As a dumb B-movie intended to give you the creeps, the jumps and the mocking laugh attacks at its dumbness, The Happening gets two somewhat unenthusiastic thumbs up.
But if taken as a serious, morally instructive, creepy thriller—as appears to be the intention of its director, M Night Shyamalan (The Sixth Sense, Signs, Lady in the Water)—the cheery gesture requires a slight modification. One need only take those inverted thumbs and plunge them into one's own eyes. Rip past the retinas, explode the eyeballs' fluid and search for the soft tissue of the brain in an effort to end one's life as soon as possible.
This is precisely the sort of thing that the characters in The Happening do. Why? Let's not spoil the "oh, OK"-inducing surprise of why. Suffice it to say that in The Happening's opening scenes some sort of mysterious "event" is spreading across the northeastern United States on the rustling breeze, causing people to off themselves in highly inventive ways. Their means include chopsticks, a lion, a lawnmower and 9.11-referencing plunges from New York skyscrapers.
Our protagonist is Elliot Moore (Mark Wahlberg), a Philadelphia high school science teacher who is interrupted—coincidentally as his lesson crescendos into an impassioned pseudo-science sermon about how the disappearance of the world's honeybees is beyond scientific understanding—to be told that classes are to be canceled because a terrorist attack and/or mysterious, scientifically inexplicable "happening" is causing humans to drop like suicidal bees.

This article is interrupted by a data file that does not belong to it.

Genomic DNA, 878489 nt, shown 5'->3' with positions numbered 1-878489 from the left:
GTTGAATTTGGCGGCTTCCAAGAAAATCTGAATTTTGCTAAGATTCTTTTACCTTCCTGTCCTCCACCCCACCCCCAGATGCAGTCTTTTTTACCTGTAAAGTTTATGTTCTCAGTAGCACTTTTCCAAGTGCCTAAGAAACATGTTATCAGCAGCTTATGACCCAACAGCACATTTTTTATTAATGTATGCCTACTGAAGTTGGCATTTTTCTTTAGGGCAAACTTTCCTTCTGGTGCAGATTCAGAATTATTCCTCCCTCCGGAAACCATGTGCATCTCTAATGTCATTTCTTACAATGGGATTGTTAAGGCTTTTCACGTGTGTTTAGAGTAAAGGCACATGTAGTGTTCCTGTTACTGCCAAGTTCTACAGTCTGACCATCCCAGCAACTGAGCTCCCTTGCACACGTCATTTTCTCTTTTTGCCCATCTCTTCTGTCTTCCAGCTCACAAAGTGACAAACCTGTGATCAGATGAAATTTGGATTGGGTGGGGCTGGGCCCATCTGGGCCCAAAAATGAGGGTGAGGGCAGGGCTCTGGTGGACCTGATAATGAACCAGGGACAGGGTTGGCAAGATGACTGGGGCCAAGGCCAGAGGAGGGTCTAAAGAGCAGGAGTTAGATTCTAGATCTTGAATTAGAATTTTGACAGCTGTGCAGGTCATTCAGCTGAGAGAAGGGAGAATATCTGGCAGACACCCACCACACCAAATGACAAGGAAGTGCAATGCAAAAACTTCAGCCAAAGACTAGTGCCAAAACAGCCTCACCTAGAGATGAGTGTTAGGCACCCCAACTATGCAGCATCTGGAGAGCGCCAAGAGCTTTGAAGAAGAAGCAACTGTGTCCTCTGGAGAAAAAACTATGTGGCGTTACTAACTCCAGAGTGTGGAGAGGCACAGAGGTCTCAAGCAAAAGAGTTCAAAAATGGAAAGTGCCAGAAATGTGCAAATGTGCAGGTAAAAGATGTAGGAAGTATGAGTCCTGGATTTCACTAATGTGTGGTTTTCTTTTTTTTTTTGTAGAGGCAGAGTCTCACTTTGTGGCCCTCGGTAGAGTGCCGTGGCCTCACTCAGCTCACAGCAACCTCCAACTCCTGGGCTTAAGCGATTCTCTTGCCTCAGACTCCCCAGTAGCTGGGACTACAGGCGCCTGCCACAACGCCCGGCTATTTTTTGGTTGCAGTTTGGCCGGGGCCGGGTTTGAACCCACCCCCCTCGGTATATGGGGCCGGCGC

Elliot thus gathers his not-very-funky bunch—his weirdly zombie-like wife, Alma (Zooey Deschanel), his boring best friend, Julian (John Leguizamo) and Julian's adorable automaton of a daughter, Jess (Ashlyn Sanchez), and heads for the Pennsylvanian countryside to avoid the airborne plague. He doesn't, of course and, worse still, he finds the only thing that scares Al Gore-loving urban elites more than The Revenge of Gaia: paranoid, shotgun-wielding country folk.
The breeze keeps blowing from there but alas, it never catches the sails of decent drama. This is primarily because Shyamalan writes terrible dialogue and, as a result, the mediocre actors he has enlisted come off as downright atrocious. How can Wahlberg be expected to feel the vibrations when he's saying, "Look, a house!" to a bunch of people staring at a giant mansion? There are advantages to this bad dialogue: for instance, some funny B-movie moments such as when a soldier—seemingly taking a cue from Rumsfeld—exclaims, "Cheese and crackers!" at the world's impending doom.
Still, it's a shame to see the premise squandered—and Shyamalan's talents so rapidly evaporating—all for the sake of a few cheap laughs and a couple of scares.
Written and directed by M. Night Shyamalan
With Mark Wahlberg, Zooey Deschanel, John Leguizamo, Ashlyn Sanchez and Betty Buckley
Dreamcatcher, Regal Stadium 14, 91 min.,R